The Columbia University Buddhist Studies Seminar, the Center for Buddhism and East Asian Religion and the Columbia University Seminars would like to invite you to the following talk:
Panoramic Visions: Maps and Mapmakers of Mount Wutai in Qing China
Wen-Shing Chou (Hunter College)
Wednesday, April 19th, 2017, 5:00 PM
Columbia University, Faculty House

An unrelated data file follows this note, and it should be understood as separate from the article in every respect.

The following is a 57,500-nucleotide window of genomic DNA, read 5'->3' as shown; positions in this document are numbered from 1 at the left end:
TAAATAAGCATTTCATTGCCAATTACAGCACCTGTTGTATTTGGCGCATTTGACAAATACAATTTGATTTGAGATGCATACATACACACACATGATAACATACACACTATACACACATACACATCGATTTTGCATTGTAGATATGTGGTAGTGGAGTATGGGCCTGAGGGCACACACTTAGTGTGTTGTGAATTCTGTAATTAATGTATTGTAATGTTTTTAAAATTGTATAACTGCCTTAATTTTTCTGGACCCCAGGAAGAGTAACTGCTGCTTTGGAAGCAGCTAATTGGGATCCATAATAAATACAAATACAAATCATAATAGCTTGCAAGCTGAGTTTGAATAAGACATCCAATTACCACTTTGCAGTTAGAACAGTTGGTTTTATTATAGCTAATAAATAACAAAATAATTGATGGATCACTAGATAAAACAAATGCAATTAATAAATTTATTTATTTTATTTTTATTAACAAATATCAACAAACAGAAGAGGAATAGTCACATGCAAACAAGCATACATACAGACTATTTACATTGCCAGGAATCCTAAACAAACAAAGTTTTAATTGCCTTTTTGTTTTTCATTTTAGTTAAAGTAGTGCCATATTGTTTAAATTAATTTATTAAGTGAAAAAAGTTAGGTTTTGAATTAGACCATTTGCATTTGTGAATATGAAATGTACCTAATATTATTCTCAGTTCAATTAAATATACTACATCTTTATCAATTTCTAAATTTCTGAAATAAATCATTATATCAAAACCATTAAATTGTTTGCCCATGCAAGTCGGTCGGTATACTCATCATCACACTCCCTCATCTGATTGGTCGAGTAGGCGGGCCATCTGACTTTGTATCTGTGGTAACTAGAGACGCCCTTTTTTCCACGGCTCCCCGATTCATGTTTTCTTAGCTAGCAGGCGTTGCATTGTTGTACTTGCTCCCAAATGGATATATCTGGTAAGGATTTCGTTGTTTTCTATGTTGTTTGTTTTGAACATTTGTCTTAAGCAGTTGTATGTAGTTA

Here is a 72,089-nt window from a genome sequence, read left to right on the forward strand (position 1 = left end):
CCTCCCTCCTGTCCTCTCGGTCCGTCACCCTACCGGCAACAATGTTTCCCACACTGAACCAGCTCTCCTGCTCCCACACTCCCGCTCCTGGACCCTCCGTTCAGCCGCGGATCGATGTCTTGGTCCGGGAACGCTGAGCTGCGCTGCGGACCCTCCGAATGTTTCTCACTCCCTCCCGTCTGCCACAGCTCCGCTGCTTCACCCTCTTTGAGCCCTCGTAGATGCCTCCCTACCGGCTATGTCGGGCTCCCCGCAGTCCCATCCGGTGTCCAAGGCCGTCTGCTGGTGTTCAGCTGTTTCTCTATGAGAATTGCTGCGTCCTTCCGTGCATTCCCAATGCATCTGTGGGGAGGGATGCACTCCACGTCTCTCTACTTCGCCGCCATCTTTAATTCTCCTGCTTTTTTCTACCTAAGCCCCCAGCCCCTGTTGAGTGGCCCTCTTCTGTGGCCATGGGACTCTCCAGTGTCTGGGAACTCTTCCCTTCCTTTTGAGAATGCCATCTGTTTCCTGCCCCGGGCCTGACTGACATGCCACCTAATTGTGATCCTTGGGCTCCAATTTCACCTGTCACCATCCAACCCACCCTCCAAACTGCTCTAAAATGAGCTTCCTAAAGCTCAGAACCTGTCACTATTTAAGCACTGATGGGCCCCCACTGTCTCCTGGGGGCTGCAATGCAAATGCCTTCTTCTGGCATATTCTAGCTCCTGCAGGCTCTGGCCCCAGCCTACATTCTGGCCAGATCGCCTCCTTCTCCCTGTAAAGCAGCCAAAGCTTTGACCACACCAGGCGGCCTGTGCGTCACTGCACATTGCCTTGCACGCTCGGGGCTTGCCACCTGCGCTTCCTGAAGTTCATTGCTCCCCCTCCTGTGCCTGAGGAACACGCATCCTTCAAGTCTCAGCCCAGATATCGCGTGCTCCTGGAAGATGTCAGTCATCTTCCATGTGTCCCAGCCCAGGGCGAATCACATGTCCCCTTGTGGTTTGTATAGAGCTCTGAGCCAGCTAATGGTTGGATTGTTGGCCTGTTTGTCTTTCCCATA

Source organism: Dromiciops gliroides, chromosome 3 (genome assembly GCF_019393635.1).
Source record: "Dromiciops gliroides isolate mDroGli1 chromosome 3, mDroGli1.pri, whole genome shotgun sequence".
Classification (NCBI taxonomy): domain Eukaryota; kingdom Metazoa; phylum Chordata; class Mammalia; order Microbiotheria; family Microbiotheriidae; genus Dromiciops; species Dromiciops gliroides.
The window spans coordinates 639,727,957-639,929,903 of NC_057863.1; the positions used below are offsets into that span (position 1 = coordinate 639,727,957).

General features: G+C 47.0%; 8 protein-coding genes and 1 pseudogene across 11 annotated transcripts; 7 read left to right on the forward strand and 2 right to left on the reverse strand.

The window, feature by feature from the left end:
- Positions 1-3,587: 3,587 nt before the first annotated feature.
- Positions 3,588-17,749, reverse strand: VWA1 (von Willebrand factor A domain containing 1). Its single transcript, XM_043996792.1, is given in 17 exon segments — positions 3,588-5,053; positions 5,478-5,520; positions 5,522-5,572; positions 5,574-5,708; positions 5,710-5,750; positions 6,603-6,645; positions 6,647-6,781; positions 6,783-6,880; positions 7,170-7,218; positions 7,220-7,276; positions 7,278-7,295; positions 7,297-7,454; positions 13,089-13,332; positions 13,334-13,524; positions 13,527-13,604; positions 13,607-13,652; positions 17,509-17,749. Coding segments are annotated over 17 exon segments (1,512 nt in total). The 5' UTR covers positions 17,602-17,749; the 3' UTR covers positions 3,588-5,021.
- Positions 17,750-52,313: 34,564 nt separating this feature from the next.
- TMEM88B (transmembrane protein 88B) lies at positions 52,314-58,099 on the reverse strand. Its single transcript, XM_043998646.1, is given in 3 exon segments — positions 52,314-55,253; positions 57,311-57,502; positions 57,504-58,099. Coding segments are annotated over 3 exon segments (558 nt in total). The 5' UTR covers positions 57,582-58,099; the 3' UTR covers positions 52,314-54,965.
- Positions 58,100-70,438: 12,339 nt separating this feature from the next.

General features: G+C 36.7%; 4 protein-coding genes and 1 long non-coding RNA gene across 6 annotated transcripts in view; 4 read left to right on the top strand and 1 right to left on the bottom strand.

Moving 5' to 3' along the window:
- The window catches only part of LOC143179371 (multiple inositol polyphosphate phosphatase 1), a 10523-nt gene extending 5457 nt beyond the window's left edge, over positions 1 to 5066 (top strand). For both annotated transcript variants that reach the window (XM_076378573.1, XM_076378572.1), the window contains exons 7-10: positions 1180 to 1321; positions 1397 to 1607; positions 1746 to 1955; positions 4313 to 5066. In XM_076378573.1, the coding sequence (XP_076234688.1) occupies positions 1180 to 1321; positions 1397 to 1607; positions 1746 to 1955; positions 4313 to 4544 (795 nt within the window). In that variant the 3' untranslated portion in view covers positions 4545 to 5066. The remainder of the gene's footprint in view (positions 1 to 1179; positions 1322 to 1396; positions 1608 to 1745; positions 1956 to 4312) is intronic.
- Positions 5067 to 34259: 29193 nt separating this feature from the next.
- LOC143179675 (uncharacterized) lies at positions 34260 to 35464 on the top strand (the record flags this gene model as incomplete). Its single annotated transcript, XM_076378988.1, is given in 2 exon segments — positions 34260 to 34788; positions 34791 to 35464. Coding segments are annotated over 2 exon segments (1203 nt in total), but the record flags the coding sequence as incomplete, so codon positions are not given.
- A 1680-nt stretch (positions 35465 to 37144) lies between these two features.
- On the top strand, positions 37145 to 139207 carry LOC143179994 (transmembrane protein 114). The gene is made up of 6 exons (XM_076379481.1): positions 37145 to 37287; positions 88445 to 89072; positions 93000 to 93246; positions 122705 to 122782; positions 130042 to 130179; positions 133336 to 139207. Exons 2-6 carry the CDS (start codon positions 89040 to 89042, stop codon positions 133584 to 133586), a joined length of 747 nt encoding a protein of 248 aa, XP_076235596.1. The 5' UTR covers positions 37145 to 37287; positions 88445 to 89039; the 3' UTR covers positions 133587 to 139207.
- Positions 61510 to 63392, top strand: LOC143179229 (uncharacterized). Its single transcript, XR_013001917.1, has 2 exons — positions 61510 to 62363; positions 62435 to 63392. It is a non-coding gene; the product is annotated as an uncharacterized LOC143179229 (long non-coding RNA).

The northern Chinese mountain range of Mount Wutai has been a preeminent site of Buddhist pilgrimage for over a millennium. During the Qing Dynasty (1644–1912), Buddhist rulers and monks from Inner Asia, including Manchus, Tibetans, Mongols, and Monguors, developed the sacred site into an important center of Gelukpa Buddhism. This lecture considers the Inner Asian Gelukpa transformation of Mount Wutai through popular pilgrimage maps of the mountain during the later half of the Qing. Who created them, disseminated them, and why? Among the many maps of the mountain produced during this period, a panoramic wood-block carving by a Mongol lama at Mount Wutai in 1846 had an exceptionally global career. A plethora of images in different media and from different locales can all be traced by to the 1846 carving. By examining the life and afterlives of the woodblock map, I argue that the heterogeneous, collaborative, and accretive process of mapmaking epitomized that of Mount Wutai’s place-making. Each act of carving, printing, coloring, framing, copying, and circulating the map image delivers a new and different vision of the mountain, highlighting the role maps and their makers and users play in the reinvention of a sacred site.
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